How do you defeat Donald Trump?
“You don’t beat Trump. I think that’s the wrong frame. When you go into any intention trying to defeat someone else, then you’re going to lose because you’re automatically playing by their game. You’re using their narrative. You’re trying to undo what they’ve done, which means you’re not doing yours,” Democratic powerhouse Stacey Abrams told Tina Brown in a rousing talk onstage at the Women in the World Summit on Thursday.
In the wide-ranging discussion about her past and future, Abrams laid out a plan to win the presidency — and promised to “take it under advisement” when Brown urged her to run, sparking cheers from the audience.
“I believe that you run a campaign, you run a business, you run an organization with your end in mind, telling people what you will do, why you’re the one to do it,” Abrams said. “I think it’s important for us to understand, Trump did not win because he was a good candidate. He won because 70,000 people voted in three states because of the Electoral College, but 6 million people stayed home.”
Indeed, he won three key states, Pennsylvania, Wisconsin, and Michigan, by a narrow margin — just some 77,000 votes in total — but those states have a wealth of Electoral votes, giving him the edge. At the same time, 6 million fewer Democrats voted in the election than the last one.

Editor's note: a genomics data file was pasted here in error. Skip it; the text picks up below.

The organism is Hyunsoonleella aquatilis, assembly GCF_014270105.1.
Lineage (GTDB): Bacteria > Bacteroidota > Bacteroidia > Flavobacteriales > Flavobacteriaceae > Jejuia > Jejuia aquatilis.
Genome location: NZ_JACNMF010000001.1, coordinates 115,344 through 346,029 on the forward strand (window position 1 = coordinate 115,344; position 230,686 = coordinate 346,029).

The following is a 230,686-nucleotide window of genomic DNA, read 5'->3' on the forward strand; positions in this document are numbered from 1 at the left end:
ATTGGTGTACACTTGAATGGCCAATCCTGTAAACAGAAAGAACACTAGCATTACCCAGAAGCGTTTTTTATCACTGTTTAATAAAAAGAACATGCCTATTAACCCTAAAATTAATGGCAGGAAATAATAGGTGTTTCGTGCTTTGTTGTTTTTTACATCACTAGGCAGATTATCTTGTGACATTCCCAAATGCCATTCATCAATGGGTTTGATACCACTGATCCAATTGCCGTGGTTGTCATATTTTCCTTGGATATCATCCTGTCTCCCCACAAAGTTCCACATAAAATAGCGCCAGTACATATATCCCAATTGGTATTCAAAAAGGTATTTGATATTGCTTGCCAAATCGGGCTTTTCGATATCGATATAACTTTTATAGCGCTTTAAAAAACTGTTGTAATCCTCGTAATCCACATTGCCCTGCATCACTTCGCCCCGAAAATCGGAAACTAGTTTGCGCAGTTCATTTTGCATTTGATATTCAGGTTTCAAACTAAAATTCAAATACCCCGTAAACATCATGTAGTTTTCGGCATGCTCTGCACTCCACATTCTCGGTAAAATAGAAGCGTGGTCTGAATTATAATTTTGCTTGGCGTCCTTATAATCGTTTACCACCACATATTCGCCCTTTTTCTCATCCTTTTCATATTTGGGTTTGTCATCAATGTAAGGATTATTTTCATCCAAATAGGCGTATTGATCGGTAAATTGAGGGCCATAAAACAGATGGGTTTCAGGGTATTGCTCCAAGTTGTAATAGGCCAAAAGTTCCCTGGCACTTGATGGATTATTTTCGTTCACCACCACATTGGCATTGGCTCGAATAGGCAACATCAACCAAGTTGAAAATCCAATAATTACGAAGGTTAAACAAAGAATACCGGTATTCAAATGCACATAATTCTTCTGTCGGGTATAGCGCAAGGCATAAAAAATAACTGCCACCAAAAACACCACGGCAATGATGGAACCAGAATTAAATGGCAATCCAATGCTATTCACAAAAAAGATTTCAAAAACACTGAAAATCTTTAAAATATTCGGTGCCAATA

“The reality is we have the opportunity to overcome voter suppression, overcome strategic error. There are a whole host of things that led to his victory, none of which are insurmountable,” Abrams said. “Winning does not mean beating Trump. It means winning America. That’s our mission.”
When her remark drew applause from the audience, she added with a laugh, “Getting rid of him is just a byproduct.”
Turning to her recent race for governor in Georgia — an election that was marred by charges of voter suppression enacted by her Republican opponent, Brian Kemp, who was then the secretary of state — she said, “I can’t prove empirically that I would’ve won, but I’ll never know because we didn’t have a fair fight. And yes, that pisses me off.”
Kemp put tens of thousands of voter registrations on a “pending” list to scrutinize signatures, after reportedly canceling 1.4 million voter registrations since 2012.
After the election, Abrams didn’t concede because, she said, “We need to make sure every vote is counted.” Over the following 10 days, she said, she received 50,000 phone calls from people who faced voter suppression. “If 50,000 people call, that means 50,000 additional people didn’t know they could call, and another 50,000 people just thought it was their fault. So that’s a lot of people who are disenfranchised.”
In the end, she said, “I knew, as a matter of law, we did not have a viable option because the law itself allowed this to happen. Policies permitted him to bastardize an election and manipulate a system. And so I acknowledged the legal outcome of the election. But concession is something very different. As a democracy, we concede when we say it’s okay to strip voters of their voices, when we say it’s okay to tell people that you’re not wealthy enough to be treated equally. Those are things that change our democracy and corrode our trust.”
For her, she said, “The decision was very easy: I could not say the words, ‘I concede.’”
Abrams said she draws inspiration from her grandmother, who had been sprayed with fire hoses and attacked by dogs when she tried to register to vote as a young black woman in Mississippi. “Before she passed away, she told me she was going to be watching me,” Abrams said, “to make sure I didn’t stop — I didn’t stop fighting.”
Additional reporting by Karen Compton.